HP Inc has announced plans to cut up to 4,000 jobs from its global headcount starting in 2017 in a bid to save up to $300m a year.
The plans were revealed in HP Inc's 2017 fiscal prospects publication which showed that at least 3,000 jobs will go and possibly 4,000.
The document does not specify in which departments, roles or locations the cuts will take place, but makes clear that it will affect multiple nations.
"HP expects approximately 3,000 to 4,000 employees to exit between fiscal 2017 and fiscal 2019,” it said.
“The changes to the workforce will vary by country, based on local legal requirements and consultations with employee works councils and other employee representatives, as appropriate.”
It is unclear whether the cuts will affect those joining the company from Samsung’s printer unit, which HP is buying for $1.05bn.
HP Inc said it expects the mass lay-offs to cost the company between $350m and $500m, $200m of which will be related to redundancy payouts.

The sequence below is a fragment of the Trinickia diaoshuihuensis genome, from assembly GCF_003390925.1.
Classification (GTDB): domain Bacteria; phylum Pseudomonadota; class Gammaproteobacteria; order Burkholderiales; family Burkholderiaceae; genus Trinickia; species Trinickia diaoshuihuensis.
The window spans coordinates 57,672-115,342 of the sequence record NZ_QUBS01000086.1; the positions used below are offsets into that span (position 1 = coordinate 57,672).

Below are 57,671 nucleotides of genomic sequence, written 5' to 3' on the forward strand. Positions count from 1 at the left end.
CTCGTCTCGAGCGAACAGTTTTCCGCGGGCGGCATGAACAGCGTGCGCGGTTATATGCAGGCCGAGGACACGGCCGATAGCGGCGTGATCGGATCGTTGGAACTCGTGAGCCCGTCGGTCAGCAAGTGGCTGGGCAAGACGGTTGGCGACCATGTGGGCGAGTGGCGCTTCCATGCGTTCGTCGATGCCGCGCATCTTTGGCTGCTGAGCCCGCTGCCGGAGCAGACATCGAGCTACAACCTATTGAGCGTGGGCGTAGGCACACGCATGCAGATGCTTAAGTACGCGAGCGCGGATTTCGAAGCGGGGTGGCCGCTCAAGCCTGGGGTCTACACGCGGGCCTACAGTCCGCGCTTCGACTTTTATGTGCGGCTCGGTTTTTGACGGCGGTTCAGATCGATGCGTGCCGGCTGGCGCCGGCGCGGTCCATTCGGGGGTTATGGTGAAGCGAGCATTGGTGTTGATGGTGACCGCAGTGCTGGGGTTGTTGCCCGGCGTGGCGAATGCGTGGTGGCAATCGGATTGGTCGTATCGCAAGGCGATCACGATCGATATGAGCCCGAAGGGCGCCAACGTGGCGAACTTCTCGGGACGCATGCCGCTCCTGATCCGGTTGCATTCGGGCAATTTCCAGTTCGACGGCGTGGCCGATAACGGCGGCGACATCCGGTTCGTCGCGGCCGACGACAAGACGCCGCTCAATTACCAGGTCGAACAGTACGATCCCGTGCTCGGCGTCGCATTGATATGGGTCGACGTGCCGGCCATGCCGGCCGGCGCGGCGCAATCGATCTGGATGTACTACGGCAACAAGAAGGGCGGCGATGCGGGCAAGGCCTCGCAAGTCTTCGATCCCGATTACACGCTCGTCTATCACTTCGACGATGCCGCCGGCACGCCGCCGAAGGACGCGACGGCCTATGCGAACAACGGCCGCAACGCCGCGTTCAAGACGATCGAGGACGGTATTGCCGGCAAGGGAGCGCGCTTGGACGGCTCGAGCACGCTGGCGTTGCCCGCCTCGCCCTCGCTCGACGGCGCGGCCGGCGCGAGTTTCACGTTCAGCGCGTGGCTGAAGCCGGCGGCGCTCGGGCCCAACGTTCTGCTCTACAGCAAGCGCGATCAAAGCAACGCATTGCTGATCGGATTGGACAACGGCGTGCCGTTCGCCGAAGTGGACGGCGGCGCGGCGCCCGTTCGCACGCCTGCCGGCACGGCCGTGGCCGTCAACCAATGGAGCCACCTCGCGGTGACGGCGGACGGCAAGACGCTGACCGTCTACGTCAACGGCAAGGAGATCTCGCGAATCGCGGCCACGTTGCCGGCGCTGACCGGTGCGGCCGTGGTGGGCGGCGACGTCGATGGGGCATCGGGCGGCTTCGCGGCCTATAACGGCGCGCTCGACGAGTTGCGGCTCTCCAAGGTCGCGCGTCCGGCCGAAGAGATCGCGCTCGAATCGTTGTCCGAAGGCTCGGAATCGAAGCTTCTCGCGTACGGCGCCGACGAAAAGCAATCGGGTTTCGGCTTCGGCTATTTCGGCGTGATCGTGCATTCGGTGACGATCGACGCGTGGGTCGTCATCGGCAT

Despite the job cuts, HP CEO Dion Weisler claimed that the company is well placed for the future after the first year since the split from Hewlett Packard Enterprises.
“We are confident in our strategy and believe it will continue to produce reliable returns and cash flow, while also enabling HP to invest in differentiated innovation and long-term growth,” he said.
“Although our markets remain very challenged, we are committed to innovating in the core and continue to see long-term growth opportunities in commercial mobility and services, the disruption of the A3 copier market and the digitisation of manufacturing though our leading 3D printing solutions.”
The news comes just week after HP took considerable flak for a firmware update to some of its printers that stopped them working with third-party cartridges. The firm has said since that it will roll back these changes.
38-year-old Alexander Vinnik faces up to 55 years in jail
Threadripper also available from today if you want a lot more power - but you'll have to wait for the motherboards to appear
Personal data belonging to hundreds of thousands of customers was stolen
Whitman to remain as CEO of HPE, while rumours swirl that she'll be taking over at troubled Uber